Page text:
In The Protestant Ethic Revisited, pioneering sociologist Philip Gorski revisits the question raised by Max Weber in The Protestant Ethic and the Spirit of Capitalism about how the Christian West was reshaped by world-changing energies of the Calvinist movement. Gorski not only considers the perennial debate about religion and capitalism, but he also devotes particular attention to the influence of Calvinism on the political development of the West. The Protestant Ethic Revisited is a masterful new collection of Gorski's essays on religion and comparative historical sociology. Reflecting the aim of much of Gorski's work, this anthology shows how nationalism, secularism, politics, and religion in public life are either older-or less stable-than previously thought.
"Gorski’s arguments are measured and persuasive, both historically and theoretically, and his chapters are judicious in their claims. The Protestant Ethic Revisited is a great book." —Theodore Vial, Associate Professor of Theology at the Iliff School of Theology
"An excellent set of essays, among which some are veritable classics. Gorski has established himself as one of the leading sociologists of his generation, and his essays in the sociology of religion have contributed greatly to his high international reputation. He has developed a wide-ranging comparative approach to religious sociology, not to mention some much-needed analytic sophistication, and has helped to reintegrate the area with already vibrant subfields such as historical and comparative sociology, political sociology, and sociological theory. The essays in The Protestant Ethic Revisited are important milestones in the recent transformation of the field. Gorski's work is no flash in the pan. It is enduringly valuable scholarship." —Mustafa Emirbayer,Professor of Sociology at the University of Wisconsin–Madison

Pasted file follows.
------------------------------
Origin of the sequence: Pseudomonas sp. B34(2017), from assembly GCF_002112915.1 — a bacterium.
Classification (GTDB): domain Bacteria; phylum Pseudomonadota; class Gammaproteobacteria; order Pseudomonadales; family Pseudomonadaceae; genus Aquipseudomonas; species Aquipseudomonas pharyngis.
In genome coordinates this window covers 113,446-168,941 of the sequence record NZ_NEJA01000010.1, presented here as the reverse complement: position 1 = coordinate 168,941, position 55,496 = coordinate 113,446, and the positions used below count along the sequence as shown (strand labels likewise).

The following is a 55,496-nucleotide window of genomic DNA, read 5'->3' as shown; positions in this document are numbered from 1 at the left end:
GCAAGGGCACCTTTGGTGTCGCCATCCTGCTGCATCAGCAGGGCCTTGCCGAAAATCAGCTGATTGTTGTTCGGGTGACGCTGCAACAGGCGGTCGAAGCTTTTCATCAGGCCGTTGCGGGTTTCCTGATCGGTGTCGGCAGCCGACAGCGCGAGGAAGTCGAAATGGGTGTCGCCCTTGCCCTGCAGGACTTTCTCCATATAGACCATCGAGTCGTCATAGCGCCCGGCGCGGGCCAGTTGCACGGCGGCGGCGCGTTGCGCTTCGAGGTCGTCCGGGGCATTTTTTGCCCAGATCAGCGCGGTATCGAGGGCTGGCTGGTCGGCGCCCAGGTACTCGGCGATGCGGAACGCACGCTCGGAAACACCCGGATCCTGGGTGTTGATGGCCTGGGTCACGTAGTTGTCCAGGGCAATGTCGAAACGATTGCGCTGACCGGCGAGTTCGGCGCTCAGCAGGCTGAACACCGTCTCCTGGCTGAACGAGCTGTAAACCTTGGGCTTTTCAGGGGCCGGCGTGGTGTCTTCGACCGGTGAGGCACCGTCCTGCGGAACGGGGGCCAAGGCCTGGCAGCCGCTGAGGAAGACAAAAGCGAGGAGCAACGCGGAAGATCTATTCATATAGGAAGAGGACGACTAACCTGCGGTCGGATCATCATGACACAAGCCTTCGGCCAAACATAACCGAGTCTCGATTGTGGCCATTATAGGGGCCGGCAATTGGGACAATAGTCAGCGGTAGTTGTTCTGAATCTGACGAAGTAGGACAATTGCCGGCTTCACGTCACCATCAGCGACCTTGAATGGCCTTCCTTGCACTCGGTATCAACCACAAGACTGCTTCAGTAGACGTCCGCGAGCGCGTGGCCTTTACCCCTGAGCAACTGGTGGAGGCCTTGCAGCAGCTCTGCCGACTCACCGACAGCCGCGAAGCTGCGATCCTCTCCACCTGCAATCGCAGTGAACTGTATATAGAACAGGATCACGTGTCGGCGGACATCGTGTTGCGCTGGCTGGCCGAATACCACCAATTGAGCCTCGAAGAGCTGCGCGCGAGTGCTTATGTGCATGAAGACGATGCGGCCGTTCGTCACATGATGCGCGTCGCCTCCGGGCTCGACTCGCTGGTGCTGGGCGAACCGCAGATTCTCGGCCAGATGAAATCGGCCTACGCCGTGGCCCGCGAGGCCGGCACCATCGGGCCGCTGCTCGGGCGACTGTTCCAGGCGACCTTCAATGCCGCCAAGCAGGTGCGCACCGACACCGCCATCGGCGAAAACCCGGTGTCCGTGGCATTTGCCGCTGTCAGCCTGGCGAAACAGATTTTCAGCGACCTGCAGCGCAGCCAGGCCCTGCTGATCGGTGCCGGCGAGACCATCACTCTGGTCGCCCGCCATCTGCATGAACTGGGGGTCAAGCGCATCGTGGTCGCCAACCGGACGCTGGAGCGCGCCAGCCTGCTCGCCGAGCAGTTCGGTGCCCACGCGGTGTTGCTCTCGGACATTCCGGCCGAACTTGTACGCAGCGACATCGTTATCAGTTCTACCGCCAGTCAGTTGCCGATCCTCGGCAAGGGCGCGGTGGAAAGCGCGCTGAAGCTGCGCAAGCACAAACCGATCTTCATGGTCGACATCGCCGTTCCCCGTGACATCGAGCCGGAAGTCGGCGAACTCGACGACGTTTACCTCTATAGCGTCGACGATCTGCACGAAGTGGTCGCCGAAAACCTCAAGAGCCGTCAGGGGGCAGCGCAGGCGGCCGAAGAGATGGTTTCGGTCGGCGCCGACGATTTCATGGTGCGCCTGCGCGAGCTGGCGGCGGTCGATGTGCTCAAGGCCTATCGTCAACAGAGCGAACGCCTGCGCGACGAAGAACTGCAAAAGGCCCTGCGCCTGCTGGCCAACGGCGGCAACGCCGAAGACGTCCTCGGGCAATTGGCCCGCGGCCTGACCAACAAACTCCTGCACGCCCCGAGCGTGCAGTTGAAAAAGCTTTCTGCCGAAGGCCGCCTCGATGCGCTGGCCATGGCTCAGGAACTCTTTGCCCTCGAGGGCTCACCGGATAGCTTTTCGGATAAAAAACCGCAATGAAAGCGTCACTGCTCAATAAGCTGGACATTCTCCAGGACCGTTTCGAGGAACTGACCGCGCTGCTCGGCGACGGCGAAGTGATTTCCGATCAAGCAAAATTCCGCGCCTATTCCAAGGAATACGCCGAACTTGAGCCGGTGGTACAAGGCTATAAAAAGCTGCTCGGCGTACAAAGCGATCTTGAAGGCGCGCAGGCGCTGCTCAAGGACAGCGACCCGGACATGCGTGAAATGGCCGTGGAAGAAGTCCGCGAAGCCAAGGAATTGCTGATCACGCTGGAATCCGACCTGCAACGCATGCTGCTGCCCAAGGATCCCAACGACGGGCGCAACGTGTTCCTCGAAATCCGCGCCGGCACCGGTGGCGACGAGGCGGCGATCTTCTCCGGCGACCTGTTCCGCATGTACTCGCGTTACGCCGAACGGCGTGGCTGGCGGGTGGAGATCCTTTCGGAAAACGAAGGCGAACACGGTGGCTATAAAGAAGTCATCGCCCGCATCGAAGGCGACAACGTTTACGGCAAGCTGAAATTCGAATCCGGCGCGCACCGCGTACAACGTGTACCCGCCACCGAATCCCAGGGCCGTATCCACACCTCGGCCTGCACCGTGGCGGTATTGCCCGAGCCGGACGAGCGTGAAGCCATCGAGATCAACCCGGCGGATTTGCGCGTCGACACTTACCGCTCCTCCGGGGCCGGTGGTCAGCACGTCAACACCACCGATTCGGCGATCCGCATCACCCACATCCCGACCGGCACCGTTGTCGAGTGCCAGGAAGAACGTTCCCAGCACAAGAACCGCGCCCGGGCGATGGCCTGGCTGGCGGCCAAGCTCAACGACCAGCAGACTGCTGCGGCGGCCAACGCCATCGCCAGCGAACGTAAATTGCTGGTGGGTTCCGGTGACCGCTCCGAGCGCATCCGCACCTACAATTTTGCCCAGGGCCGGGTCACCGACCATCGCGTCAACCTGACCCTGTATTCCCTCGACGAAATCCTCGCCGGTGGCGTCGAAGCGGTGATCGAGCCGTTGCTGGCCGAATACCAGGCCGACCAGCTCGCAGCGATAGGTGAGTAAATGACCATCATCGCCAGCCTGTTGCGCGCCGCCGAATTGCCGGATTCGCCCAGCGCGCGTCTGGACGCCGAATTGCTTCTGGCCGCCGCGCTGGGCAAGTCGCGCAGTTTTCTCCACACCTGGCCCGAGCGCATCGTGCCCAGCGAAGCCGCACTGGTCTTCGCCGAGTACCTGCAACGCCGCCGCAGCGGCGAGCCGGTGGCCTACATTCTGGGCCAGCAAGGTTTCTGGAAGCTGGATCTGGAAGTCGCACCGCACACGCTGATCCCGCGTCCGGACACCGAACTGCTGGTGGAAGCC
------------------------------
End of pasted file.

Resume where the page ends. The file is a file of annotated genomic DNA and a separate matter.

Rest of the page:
"(R)eligion, and especially ascetic Protestantism, was a very real difference maker in early modern European society. While most historians of the period need no persuading on this score, Gorski's book would be instructive to, for example, certain camps of sociologists that have overlooked religion in their calculations....The introduction (is) stimulating.'" —The Sixteenth Century Journal
"(A) gracefully executed book. Its author, Philip S. Gorski, is one of the most important voices in the historical sociology of religion today.... (Gorski) demonstrates an ability to furnish smooth presentations of dense historical data and lucid accounts of complex social processes.... Not only are some of the essays by now 'veritable classics'...their juxtaposition heightens the sense that the attentive reader derives of Gorski's project and the skill with which he has pursued it." —Sociology of Religion